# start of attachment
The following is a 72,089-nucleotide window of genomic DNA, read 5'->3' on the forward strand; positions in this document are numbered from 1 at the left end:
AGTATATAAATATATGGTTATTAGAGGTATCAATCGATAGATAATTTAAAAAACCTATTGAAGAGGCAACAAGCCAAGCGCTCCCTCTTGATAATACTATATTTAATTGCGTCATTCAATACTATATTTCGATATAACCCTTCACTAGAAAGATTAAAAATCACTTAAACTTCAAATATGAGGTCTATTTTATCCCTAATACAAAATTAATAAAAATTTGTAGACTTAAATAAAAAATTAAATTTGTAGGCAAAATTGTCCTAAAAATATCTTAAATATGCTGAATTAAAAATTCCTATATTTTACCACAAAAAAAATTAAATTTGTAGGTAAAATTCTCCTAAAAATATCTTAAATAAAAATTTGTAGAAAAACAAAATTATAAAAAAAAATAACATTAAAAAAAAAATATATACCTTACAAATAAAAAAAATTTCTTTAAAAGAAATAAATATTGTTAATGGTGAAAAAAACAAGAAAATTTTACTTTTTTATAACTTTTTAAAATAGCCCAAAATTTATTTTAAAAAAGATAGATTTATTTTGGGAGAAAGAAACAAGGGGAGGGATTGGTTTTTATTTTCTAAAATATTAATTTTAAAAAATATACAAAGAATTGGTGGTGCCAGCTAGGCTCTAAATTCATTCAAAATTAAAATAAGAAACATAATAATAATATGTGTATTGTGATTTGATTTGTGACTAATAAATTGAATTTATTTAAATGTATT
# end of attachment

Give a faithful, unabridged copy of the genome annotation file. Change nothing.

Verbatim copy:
The following is a 72,089-nucleotide window of genomic DNA, read 5'->3' on the forward strand; positions in this document are numbered from 1 at the left end:
AGTATATAAATATATGGTTATTAGAGGTATCAATCGATAGATAATTTAAAAAACCTATTGAAGAGGCAACAAGCCAAGCGCTCCCTCTTGATAATACTATATTTAATTGCGTCATTCAATACTATATTTCGATATAACCCTTCACTAGAAAGATTAAAAATCACTTAAACTTCAAATATGAGGTCTATTTTATCCCTAATACAAAATTAATAAAAATTTGTAGACTTAAATAAAAAATTAAATTTGTAGGCAAAATTGTCCTAAAAATATCTTAAATATGCTGAATTAAAAATTCCTATATTTTACCACAAAAAAAATTAAATTTGTAGGTAAAATTCTCCTAAAAATATCTTAAATAAAAATTTGTAGAAAAACAAAATTATAAAAAAAAATAACATTAAAAAAAAAATATATACCTTACAAATAAAAAAAATTTCTTTAAAAGAAATAAATATTGTTAATGGTGAAAAAAACAAGAAAATTTTACTTTTTTATAACTTTTTAAAATAGCCCAAAATTTATTTTAAAAAAGATAGATTTATTTTGGGAGAAAGAAACAAGGGGAGGGATTGGTTTTTATTTTCTAAAATATTAATTTTAAAAAATATACAAAGAATTGGTGGTGCCAGCTAGGCTCTAAATTCATTCAAAATTAAAATAAGAAACATAATAATAATATGTGTATTGTGATTTGATTTGTGACTAATAAATTGAATTTATTTAAATGTATT